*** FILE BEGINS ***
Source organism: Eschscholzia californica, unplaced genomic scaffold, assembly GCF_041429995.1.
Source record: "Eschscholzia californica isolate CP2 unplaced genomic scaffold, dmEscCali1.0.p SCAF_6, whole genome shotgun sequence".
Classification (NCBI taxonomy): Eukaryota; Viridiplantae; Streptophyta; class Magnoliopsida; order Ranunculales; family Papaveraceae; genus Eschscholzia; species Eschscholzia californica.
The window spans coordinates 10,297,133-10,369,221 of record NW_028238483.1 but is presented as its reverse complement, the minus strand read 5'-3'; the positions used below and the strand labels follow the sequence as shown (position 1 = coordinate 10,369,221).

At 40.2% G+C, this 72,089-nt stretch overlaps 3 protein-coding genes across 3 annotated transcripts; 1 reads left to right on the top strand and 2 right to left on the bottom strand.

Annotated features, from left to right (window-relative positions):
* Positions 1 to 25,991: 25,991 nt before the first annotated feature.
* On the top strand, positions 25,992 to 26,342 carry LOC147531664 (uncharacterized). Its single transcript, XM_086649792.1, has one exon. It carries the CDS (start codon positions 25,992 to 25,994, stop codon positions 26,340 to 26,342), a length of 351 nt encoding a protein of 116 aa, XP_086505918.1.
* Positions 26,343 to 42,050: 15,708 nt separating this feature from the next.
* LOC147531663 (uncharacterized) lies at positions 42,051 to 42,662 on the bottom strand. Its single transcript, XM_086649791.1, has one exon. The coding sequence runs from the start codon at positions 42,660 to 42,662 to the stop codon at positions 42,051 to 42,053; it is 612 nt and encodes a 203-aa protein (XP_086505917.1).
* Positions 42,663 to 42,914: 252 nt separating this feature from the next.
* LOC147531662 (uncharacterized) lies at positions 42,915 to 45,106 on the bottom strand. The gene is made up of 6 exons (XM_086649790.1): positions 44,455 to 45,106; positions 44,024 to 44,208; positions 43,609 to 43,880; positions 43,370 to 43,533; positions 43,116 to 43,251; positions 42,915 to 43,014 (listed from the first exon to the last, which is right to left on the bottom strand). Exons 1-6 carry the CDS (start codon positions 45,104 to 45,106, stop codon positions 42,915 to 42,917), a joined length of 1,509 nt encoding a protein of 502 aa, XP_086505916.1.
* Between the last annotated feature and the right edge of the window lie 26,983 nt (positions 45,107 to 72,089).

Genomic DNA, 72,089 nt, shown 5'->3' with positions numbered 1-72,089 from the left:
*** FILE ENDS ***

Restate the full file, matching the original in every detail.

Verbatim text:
Source organism: Eschscholzia californica, unplaced genomic scaffold, assembly GCF_041429995.1.
Source record: "Eschscholzia californica isolate CP2 unplaced genomic scaffold, dmEscCali1.0.p SCAF_6, whole genome shotgun sequence".
Classification (NCBI taxonomy): Eukaryota; Viridiplantae; Streptophyta; class Magnoliopsida; order Ranunculales; family Papaveraceae; genus Eschscholzia; species Eschscholzia californica.
The window spans coordinates 10,297,133-10,369,221 of record NW_028238483.1 but is presented as its reverse complement, the minus strand read 5'-3'; the positions used below and the strand labels follow the sequence as shown (position 1 = coordinate 10,369,221).

At 40.2% G+C, this 72,089-nt stretch overlaps 3 protein-coding genes across 3 annotated transcripts; 1 reads left to right on the top strand and 2 right to left on the bottom strand.

Annotated features, from left to right (window-relative positions):
* Positions 1 to 25,991: 25,991 nt before the first annotated feature.
* On the top strand, positions 25,992 to 26,342 carry LOC147531664 (uncharacterized). Its single transcript, XM_086649792.1, has one exon. It carries the CDS (start codon positions 25,992 to 25,994, stop codon positions 26,340 to 26,342), a length of 351 nt encoding a protein of 116 aa, XP_086505918.1.
* Positions 26,343 to 42,050: 15,708 nt separating this feature from the next.
* LOC147531663 (uncharacterized) lies at positions 42,051 to 42,662 on the bottom strand. Its single transcript, XM_086649791.1, has one exon. The coding sequence runs from the start codon at positions 42,660 to 42,662 to the stop codon at positions 42,051 to 42,053; it is 612 nt and encodes a 203-aa protein (XP_086505917.1).
* Positions 42,663 to 42,914: 252 nt separating this feature from the next.
* LOC147531662 (uncharacterized) lies at positions 42,915 to 45,106 on the bottom strand. The gene is made up of 6 exons (XM_086649790.1): positions 44,455 to 45,106; positions 44,024 to 44,208; positions 43,609 to 43,880; positions 43,370 to 43,533; positions 43,116 to 43,251; positions 42,915 to 43,014 (listed from the first exon to the last, which is right to left on the bottom strand). Exons 1-6 carry the CDS (start codon positions 45,104 to 45,106, stop codon positions 42,915 to 42,917), a joined length of 1,509 nt encoding a protein of 502 aa, XP_086505916.1.
* Between the last annotated feature and the right edge of the window lie 26,983 nt (positions 45,107 to 72,089).

Genomic DNA, 72,089 nt, shown 5'->3' with positions numbered 1-72,089 from the left: